Some may still not be convinced as to the heretical beliefs of these two men. Westcott and Hort did not even believe in the inspiration of the original autographs. Writing in their Introduction to the New Testament in Original Greek they stated: “Little is gained by speculating as to the precise point at which such corruption came in. They may be due to the original writings or to his amanuensis if he wrote from dictation, or they may be due to one of the earliest transcribes.” 36
These two men are directly responsible for the spiritual backbone lacking in most pulpits because of the changes brought about through their corrupt text. Consequently, the modern versions have contributed to the heresies of man. Many of these revisions attack the very fabric of everything Christians hold sacred. Whether you choose the NIV, NKJV, NASV, Living Bible, or any other modern version does not matter. The foundation of each of these modern versions is corrupt. This includes the NKJV when it departs from the Textus Receptus, choosing to align itself with the false and heretical readings of the Westcott and Hort text.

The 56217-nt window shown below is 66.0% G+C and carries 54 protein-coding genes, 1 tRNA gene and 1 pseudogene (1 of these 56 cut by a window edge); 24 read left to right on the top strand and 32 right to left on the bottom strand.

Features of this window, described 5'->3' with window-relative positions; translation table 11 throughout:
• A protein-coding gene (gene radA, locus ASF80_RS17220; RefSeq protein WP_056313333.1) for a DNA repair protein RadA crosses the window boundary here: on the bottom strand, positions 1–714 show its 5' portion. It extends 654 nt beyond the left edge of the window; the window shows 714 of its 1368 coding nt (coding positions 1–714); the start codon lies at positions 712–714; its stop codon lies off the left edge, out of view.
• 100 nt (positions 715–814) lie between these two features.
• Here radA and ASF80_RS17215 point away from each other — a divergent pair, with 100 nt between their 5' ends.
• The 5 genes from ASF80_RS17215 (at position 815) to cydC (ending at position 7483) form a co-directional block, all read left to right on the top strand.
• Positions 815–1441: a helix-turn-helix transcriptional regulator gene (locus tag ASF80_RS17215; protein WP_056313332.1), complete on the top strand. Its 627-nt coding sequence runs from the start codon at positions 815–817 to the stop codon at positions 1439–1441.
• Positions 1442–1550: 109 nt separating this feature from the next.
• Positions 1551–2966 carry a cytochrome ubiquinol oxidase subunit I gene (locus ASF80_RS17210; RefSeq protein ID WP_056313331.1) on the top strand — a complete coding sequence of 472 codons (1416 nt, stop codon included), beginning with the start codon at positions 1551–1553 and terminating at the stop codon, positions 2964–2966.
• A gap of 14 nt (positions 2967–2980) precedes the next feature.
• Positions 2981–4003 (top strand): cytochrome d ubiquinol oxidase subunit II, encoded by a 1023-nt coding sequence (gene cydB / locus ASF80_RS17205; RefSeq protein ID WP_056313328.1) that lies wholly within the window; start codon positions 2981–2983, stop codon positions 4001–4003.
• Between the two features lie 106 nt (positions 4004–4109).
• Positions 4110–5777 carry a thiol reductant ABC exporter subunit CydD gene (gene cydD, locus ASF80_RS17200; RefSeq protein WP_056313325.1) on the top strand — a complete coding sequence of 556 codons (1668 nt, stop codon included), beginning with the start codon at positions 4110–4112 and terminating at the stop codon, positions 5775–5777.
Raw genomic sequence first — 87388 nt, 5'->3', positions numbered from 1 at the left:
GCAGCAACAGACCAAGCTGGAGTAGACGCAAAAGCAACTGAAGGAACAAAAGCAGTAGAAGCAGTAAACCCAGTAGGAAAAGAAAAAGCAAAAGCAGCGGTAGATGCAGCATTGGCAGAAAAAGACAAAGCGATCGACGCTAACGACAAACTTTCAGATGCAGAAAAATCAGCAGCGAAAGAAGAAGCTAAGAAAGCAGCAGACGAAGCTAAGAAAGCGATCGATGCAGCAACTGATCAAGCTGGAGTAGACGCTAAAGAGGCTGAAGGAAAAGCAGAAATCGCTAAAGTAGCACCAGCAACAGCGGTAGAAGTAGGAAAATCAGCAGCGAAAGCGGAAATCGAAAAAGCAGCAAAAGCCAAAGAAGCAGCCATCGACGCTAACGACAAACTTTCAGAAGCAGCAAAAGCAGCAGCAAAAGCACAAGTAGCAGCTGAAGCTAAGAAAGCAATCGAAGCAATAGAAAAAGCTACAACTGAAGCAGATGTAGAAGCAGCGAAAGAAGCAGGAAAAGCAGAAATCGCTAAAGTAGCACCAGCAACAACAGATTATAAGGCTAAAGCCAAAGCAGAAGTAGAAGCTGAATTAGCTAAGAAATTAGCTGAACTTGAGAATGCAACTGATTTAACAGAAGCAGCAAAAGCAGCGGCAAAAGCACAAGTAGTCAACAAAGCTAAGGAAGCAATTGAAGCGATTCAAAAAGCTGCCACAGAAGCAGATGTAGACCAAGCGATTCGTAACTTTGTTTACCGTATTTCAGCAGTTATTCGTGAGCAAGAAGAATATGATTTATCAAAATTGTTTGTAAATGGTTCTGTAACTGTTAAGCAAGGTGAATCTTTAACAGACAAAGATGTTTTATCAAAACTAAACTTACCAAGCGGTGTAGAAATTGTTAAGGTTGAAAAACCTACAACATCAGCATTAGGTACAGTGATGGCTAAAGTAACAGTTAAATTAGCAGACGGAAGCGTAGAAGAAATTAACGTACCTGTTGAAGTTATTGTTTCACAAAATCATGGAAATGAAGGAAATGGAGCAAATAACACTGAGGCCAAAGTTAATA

The choice is simple. One must choose to hear the words of God as recorded in the King James Bible and thereby be likened to the man that built his house upon a firm foundation. “Therefore whosoever heareth these sayings of mine, and doeth them, I will liken him unto a wise man, which built his house upon a rock:” (Matthew 7:24).
When the trials of life come (and they will) the only way to withstand the onslaught is to have the right spiritual foundation. “And the rain descended, and the floods came, and the winds blew, and beat upon that house; and it fell not: for it was founded upon a rock” (Matthew 7:25).
If one chooses to ignore the changes made by these modern perversions, he can be likened to a man that built his house upon sinking sand. “And every one that heareth these sayings of mine, and doeth them not, shall be likened unto a foolish man, which built his house upon the sand: (Mathew 7:26).
When the trials of life come, without the right foundation, the destruction is foretold. “And the rain descended, and the floods came, and the winds blew, and beat upon that house; and it fell: and great was the fall of it” (Matthew 7:27).